•        Gross Profit margin = Gross Profit/Sales : 1.0

Net Profit Margin: A net profit margin ratio gives the balance of profit for each rupee in sales after expenses payment.

  •        Net Profit Margin = Net Profit/Sales : 1.0

Gross Profit Margin vs. Net profit margin: The difference between the net profit and gross profit is available to us on the profit and loss statement.

Return on Investment: the ROI delivers the business efficiency in profit generation from the original investment provided by shareholders or owners. It also helps your lenders to determine the financial strength of your business.

  •        ROI = Net Profit/Owner’s Equity

Business Financial Management and Accounting Formulas for Calculating Liquidity Ratios

Current Ratio: The working capital ratio or current ratio calculates your business liquidity. This ratio determines how soon your business can convert assets into cash, and can be useful for deciding when to pay your current bills and liabilities.

  •        Current Ratio = Current Assets/Current Liabilities: 1.0

Quick Ratio:The quick ratio compares the total amount of cash + marketable securities + accounts receivable to the amount of current liabilities.

  •        Quick Ratio = (Current Assets-Inventory)/ Current Liabilities: 1.0

Debt to Equity Ratio: Debt to equity ratio tells you about what kind of finance your business is more dependent on, such as equity or debt.

  •        Debt to Equity Ratio = Total Liabilities/ Total Equity: 1.0

Loan to Value Ratio: LVR is the amount for loan depicted as the percentage of assets that will be purchased or the market value of the property.

  •        LVR = (Loan Amount/Property or Asset value) X 100

Business Financial Management and Accounting Efficiency Ratios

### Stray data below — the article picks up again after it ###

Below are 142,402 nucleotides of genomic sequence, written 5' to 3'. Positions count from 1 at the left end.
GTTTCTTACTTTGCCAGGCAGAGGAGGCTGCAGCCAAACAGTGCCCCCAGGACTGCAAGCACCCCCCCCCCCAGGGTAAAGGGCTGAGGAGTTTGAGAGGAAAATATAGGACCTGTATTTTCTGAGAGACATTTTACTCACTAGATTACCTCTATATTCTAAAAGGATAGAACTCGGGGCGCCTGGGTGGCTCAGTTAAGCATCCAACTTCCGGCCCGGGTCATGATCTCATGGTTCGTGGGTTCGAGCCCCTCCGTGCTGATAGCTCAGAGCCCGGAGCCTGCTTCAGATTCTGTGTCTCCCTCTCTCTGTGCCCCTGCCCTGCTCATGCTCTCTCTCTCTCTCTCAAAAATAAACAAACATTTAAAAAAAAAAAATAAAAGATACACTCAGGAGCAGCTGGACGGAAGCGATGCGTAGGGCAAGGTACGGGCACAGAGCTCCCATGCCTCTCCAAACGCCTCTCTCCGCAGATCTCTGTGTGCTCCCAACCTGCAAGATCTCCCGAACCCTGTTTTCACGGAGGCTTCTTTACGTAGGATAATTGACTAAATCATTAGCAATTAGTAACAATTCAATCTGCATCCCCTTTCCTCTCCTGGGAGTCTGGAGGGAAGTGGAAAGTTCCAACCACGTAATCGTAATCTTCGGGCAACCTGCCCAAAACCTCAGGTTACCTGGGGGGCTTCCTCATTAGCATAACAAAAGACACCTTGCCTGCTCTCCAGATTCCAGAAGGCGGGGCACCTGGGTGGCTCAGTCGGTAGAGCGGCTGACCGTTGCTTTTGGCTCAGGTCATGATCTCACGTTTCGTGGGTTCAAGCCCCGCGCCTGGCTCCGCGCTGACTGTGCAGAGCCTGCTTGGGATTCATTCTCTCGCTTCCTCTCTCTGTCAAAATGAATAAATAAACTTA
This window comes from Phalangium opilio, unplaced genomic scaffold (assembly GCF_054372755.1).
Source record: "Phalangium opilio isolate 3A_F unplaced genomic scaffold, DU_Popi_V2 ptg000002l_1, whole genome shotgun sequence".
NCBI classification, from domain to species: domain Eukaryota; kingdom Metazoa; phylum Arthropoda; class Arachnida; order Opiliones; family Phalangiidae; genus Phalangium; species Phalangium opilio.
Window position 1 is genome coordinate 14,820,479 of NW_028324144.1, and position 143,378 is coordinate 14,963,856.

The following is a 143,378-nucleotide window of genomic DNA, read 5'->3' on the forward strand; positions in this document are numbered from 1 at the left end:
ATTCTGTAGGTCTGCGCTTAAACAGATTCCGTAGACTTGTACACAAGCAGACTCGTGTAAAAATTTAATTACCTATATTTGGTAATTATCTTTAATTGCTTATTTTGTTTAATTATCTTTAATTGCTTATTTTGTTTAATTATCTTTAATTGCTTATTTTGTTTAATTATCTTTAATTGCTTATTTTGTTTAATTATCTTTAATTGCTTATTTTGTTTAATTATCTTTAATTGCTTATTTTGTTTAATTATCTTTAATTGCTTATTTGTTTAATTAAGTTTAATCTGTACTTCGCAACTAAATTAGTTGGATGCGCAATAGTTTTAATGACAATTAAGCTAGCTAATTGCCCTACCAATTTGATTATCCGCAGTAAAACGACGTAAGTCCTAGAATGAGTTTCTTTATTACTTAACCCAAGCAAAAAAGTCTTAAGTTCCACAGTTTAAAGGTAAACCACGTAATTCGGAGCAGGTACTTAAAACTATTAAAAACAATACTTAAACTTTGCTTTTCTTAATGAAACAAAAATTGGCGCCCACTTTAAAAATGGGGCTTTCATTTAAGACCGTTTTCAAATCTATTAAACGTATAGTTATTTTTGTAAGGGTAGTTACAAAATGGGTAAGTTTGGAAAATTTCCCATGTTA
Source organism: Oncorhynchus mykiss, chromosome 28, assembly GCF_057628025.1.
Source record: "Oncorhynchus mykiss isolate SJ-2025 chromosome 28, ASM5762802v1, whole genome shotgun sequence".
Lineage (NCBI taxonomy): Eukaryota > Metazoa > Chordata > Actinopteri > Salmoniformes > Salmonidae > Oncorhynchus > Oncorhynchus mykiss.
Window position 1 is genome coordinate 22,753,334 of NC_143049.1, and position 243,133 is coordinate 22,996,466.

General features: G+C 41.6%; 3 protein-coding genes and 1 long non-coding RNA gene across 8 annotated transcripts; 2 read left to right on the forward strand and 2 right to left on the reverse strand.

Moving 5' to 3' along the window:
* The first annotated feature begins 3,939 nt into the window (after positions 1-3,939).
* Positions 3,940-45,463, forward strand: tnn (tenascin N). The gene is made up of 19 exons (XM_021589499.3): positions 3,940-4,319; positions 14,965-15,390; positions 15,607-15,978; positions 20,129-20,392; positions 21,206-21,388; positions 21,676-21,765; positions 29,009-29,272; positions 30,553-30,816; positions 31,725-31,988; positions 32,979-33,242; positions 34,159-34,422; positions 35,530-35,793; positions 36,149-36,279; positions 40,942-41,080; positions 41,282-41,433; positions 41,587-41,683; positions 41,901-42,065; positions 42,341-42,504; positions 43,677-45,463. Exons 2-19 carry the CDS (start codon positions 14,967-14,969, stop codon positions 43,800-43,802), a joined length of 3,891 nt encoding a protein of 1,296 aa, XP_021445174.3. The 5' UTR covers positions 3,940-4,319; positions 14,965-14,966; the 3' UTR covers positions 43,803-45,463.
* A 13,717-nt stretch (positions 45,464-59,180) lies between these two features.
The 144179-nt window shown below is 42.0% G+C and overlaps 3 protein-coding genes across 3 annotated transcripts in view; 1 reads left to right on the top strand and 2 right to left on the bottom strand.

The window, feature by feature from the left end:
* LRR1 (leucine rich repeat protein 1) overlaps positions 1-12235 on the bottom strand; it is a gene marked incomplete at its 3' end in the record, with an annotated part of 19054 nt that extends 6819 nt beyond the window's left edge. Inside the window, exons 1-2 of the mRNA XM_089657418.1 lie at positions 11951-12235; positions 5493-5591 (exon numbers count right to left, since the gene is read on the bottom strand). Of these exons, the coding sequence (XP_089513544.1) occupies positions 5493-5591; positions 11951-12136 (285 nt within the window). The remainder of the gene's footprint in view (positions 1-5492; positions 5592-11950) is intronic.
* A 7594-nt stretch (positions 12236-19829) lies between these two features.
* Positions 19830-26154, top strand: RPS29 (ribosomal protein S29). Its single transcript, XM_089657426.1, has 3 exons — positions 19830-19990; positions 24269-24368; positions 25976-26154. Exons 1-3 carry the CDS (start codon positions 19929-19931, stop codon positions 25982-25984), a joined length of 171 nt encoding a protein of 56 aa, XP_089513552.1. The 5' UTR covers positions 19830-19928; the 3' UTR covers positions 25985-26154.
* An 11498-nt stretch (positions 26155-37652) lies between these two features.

The Accounts Receivable Turnover Ratio calculates your strength at collecting consumer debts, and a lower ratio denotes that you have to work more to collect your debts.

  •        Accounts receivable turnover = Total Sales/Accounts Receivable: 1.0

The Accounts Payable Turnover ratio calculates your strength at paying your debts.

  •        Accounts payable turnover = Cost of goods sold/ Accounts Payable: 1.0

The Inventory/Stock Turnover Ratio calculates your strength at turning over your stock.

  •        Inventory/Stock turnover = Cost of goods sold / 0.5 X (Opening Inventory + Closing Inventory): 1.0

How to Calculate Gross Profit

Gross profit is the profit you have made from selling your inventory. It doesn’t take into account overhead costs. Computing your gross profit is the section of completing profit and loss statement.

  •        Gross profit/net sales = Total Sales – Cost of Goods Sold

Then calculate your gross profit margin:

  •  (Net Sales – Cost of Goods Sold) ÷ Net Sales.

You may not actually have to do all these calculations, but you need to be able to understand the reports and figures put in front of you by your accountant and the accounting software.


 December 10, 2016  Dolly